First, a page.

patternsthatconnect

abstract art and systems thinking

Posts Tagged ‘system

An Interview with Artist David Riley

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David Riley makes reductive, abstract, images, in series. They are not paintings, they are digital images and constructions that I think read a lot like paintings. I had seen some online at http://www.revad.com, before getting to see one of them in “hard copy” recently, at the group exhibition Crossing Lines at &Model, Leeds. Our exchanging of comments on this blog alerted me to the possibility of doing an interview, which we agreed to do by email (a lot more difficult than ever I thought it would be, because of the time delays in the dialogue). Here’s the result.

Citrus Pair, [Angelika Studios Gallery]; ink, tracing paper; coloured tracing paper, transparency film, binding combs, rebar, steel eyelets; 33cm x 153cm; 2013; installed for a modernist coin wash event. Image by courtesy of the artist

Citrus Pair, [Angelika Studios Gallery]; ink, tracing paper; coloured tracing paper, transparency film, binding combs, rebar, steel eyelets; 33cm x 153cm; 2013; installed for a modernist coin wash event. Image by courtesy of the artist

AP: I have heard you refer to individual works of yours as “outcomes”, which I think relates to the virtuality of your work, digital images that may get realised physically, have I understood that correctly?

DR: I use several words, ‘outcomes’ is one. You may also find me saying result, or side-effect. Generally, I am focused on the exploration first and the aesthetic of the outcome second. That is not to suggest the aesthetic is unimportant, it is just that enjoyment in the exploration of the idea is of foremost concern. It is also true to say I rarely consider anything finished. An outcome is usually just something I have decided to share along the way. I do flip between the virtual and the real, between digital and analogue. I never try to create a perfect copy between one and the other. Each outcome is new. So, an outcome presented in a virtual-world space is a different outcome when presented in a real-world space, even if both outcomes occur from a similar point in the same exploration.

AP: So, when the enjoyment in the exploration of an idea is foremost, what kind of exploration is that?

DR: Usually, some variation on what has gone before. I make something and then a new trigger event suggests a different path. Sometimes this is along similar lines and at other times it is off at a tangent. My experience is that the exploration involves studying the source of the idea, thinking about how this fits with my experience, and then experimenting with materials to see how I might express the idea in the best possible way (or, more accurately, in a way I find interesting). So, the exploration involves an analysis of the idea, an analysis of how this fits with my experience, an exploration of materials, and an analysis of the outcome. This, analysis followed by action sequence, can be looped many times before I find something I want to share. The loops are recorded in my journal.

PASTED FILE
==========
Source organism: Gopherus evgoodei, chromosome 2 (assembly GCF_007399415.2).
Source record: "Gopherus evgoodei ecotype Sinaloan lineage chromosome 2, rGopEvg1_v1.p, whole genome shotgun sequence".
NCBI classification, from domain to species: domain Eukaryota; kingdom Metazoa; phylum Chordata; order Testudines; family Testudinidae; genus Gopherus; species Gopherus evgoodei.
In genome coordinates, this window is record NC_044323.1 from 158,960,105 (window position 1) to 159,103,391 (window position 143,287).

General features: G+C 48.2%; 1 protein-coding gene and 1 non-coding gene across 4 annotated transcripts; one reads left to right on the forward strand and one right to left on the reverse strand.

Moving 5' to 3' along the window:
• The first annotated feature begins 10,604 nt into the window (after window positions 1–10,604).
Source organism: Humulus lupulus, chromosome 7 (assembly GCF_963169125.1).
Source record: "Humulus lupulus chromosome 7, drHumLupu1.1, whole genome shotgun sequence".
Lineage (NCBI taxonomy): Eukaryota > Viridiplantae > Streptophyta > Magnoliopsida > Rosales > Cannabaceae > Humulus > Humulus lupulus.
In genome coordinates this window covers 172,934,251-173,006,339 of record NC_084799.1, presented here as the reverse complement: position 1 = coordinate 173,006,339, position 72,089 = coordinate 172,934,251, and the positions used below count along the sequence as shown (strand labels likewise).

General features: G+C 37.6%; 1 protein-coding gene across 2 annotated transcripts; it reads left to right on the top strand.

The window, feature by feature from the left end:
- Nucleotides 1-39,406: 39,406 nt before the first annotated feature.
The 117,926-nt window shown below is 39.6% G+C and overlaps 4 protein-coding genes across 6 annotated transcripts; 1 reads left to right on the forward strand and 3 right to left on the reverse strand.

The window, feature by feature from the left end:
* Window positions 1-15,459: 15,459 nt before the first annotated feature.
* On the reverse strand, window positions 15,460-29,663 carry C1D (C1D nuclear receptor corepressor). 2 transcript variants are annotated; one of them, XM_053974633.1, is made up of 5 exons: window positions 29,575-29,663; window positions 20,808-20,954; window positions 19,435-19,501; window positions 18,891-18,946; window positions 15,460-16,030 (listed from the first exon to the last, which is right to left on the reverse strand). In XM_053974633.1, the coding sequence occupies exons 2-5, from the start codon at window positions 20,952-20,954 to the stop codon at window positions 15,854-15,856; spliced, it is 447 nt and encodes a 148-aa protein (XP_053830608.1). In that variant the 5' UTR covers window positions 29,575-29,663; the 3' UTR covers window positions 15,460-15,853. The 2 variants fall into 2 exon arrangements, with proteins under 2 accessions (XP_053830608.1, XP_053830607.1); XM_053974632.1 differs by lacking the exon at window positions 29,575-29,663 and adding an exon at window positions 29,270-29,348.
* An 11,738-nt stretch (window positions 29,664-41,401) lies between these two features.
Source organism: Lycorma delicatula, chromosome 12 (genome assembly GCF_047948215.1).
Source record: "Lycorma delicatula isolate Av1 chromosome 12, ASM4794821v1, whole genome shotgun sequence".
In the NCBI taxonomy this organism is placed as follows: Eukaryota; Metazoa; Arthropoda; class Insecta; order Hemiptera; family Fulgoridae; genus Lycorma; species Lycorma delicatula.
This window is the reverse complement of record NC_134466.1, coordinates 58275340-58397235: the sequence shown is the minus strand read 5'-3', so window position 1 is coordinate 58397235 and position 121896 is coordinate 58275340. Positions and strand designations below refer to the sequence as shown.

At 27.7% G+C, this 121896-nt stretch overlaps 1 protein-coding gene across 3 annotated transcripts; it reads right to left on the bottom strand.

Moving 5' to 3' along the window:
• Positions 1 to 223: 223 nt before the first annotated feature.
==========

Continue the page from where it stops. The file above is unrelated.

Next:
David Riley, Code [for Crossing Lines]; a materials and installation notes journal entry; 2013/14. Image by courtesy of the artist

David Riley, Code [for Crossing Lines]; a materials and installation notes journal entry; 2013/14. Image by courtesy of the artist

AP: To what extent would you situate your work within the traditions of abstraction and systems art?

DR: I often use codes as a foundation, as a starting point. I use them to give me somewhere to start. I then generally setup a process and follow that process to see if it leads to an aesthetic outcome, an outcome I find interesting. If I find it does, then I might choose to share it. So, I setup a process or system of working and then explore to see where that might lead, to see if I find something worthy of being shared. The outcomes are a side-effect of the process or system being used. How this fits within any tradition is for others to decide. That is, I am not concerned if it fits or not. However, it would be true to say my aesthetic influences lie in the abstract art produced in the middle part of the 20th Century.

AP: Could you say more about how you use a code as a starting point?

DR: I record connections between ideas using visual codes developed from the Roman alphabet, the alphabet we normally use to communicate our ideas. So the idea starts in a commonly understood code (the Roman alphabet symbols) and progresses through the use of other representations. I realise we don’t often think of the alphabet as a code, but that is exactly what it is. Alphabet explorations, so far, have included using geometric shapes, stretched bungee cord, and colour to represent the alphabet. These ideas are then influenced by my own experience as a systems engineer. Morse Code, Murray Code, ASCII and other communication codes have become important.

David Riley, Hello World; an installation of bungee cord; bungee hooks and steel hooks; this 'me' of mine; The Art School Gallery, Ipswich Museum, England; 2013. Image by courtesy of the artist